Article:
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Ask the Inquisitive Cooks

January, 13. 2003

This week's question:
“How does fat affect gluten development?”

Q.

When making pastry crust, much effort is spent trying to make sure the gluten in the flour does not develop: Use cake flour, work the dough as little as possible, and I even heard in a class (from a French MOF [Meilleur Ouvrier de France] winner) that you add the butter at the very beginning because it coats the proteins and prevents the gluten from developing, and thus creates tender pastry crust. Now, in a standard foccacia recipe, large amounts of oil are added; in brioche, lots of butter is added...and both of these depend upon gluten development for their character. So, the question: Is there really any truth to the notion that fat added to flour actually limits or slows the development of gluten?
—Submitted by B. Bouvier

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A.

Dear Curious Baker,

The short answer to your question is yes: Fat really does interfere with the development of gluten by coating the proteins in flour that are responsible for forming gluten. Strong doughs usually contain very little or no fat.

Sometimes, however, in doughs such as brioche, the amount of fat included is surprisingly high. In this instance, the development of gluten is affected by when the fat is added while the dough is being made.

Some brioche recipes first make a simple dough with yeast, water, and flour. Softened butter is mixed in only after the dough has been formed and kneaded to develop the gluten. Once the gluten has been formed, it remains intact, and the butter has less effect on its strength.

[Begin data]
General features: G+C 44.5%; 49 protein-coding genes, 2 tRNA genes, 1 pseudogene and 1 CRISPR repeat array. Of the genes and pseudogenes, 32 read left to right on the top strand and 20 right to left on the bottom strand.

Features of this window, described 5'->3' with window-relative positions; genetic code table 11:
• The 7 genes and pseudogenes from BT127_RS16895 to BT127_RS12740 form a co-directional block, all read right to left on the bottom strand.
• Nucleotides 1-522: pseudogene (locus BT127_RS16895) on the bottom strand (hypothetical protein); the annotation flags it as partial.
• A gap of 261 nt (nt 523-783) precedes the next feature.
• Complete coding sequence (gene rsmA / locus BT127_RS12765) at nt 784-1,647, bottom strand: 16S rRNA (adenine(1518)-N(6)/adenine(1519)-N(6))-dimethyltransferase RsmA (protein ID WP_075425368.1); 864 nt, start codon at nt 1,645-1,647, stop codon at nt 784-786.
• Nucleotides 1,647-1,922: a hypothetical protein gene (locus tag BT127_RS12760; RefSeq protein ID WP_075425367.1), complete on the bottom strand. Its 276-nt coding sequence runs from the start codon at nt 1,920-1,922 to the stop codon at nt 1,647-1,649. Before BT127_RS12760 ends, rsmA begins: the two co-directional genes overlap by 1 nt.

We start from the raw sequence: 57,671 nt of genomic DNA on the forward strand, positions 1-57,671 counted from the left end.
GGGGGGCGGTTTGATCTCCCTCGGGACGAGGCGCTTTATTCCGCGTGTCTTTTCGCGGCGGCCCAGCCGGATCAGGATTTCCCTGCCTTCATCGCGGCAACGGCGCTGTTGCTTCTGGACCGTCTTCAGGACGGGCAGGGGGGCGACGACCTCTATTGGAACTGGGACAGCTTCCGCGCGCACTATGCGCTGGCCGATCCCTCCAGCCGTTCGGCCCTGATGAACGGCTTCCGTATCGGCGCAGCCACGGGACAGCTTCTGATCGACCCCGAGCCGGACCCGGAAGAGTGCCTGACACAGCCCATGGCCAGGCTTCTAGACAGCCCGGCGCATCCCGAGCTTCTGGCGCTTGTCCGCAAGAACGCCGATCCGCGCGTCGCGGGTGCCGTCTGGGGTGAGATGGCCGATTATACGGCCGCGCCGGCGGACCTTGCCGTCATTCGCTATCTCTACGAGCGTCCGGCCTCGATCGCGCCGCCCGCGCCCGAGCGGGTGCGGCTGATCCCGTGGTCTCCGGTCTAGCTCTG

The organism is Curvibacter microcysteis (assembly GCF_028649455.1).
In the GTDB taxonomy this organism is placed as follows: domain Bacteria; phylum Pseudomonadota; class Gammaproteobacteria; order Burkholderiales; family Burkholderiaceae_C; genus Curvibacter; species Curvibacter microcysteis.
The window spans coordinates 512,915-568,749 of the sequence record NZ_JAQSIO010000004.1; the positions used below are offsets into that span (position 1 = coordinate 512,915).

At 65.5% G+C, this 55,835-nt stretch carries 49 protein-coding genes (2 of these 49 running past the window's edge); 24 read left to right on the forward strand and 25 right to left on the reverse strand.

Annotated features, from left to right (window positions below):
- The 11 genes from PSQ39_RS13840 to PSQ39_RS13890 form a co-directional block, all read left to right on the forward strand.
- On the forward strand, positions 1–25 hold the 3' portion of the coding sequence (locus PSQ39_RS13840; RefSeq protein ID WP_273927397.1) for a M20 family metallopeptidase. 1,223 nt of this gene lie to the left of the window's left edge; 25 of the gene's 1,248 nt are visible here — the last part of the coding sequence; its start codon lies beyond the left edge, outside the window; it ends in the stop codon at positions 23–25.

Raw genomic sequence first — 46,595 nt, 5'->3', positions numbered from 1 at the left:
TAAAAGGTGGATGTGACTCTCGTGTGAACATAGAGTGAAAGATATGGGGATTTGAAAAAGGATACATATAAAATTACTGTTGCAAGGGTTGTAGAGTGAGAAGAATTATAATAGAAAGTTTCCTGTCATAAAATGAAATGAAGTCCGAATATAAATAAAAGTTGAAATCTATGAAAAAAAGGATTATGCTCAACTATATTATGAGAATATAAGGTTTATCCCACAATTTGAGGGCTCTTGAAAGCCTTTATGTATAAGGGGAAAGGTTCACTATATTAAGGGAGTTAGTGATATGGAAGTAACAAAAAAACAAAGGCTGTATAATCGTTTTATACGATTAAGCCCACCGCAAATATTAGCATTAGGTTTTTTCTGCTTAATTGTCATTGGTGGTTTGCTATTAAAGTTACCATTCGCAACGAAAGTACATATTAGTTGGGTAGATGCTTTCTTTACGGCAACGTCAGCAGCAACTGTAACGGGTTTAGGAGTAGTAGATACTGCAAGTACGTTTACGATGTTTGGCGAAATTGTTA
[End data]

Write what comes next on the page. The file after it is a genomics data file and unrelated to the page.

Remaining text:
Other brioche recipes add softened butter directly to the flour before the dough is formed. This method, of course, coats the gluten-forming proteins, so that once liquid is added very little gluten forms. Such a delicate dough (more like a batter) results in a very moist and tender brioche. It's quite different in texture from the more breadlike brioche.

As far as focaccia goes, it too is another variation on the gluten/fat story. Focaccia is traditionally a flatbread; it doesn't rise. Any oil or fat this dough contains helps inhibit the development of gluten in the dough, so the gluten doesn't develop too much as it's kneaded. Because the gluten relaxes when the dough rests, the dough has a slightly softer texture and is easier to roll or stretch to the desired flatness. The oil in the focaccia dough performs the same function as the butter does in the brioche.

 

Anne Gardiner & Sue Wilson are the authors, with the Exploratorium, of the book The Inquisitive Cook.

 

 

 

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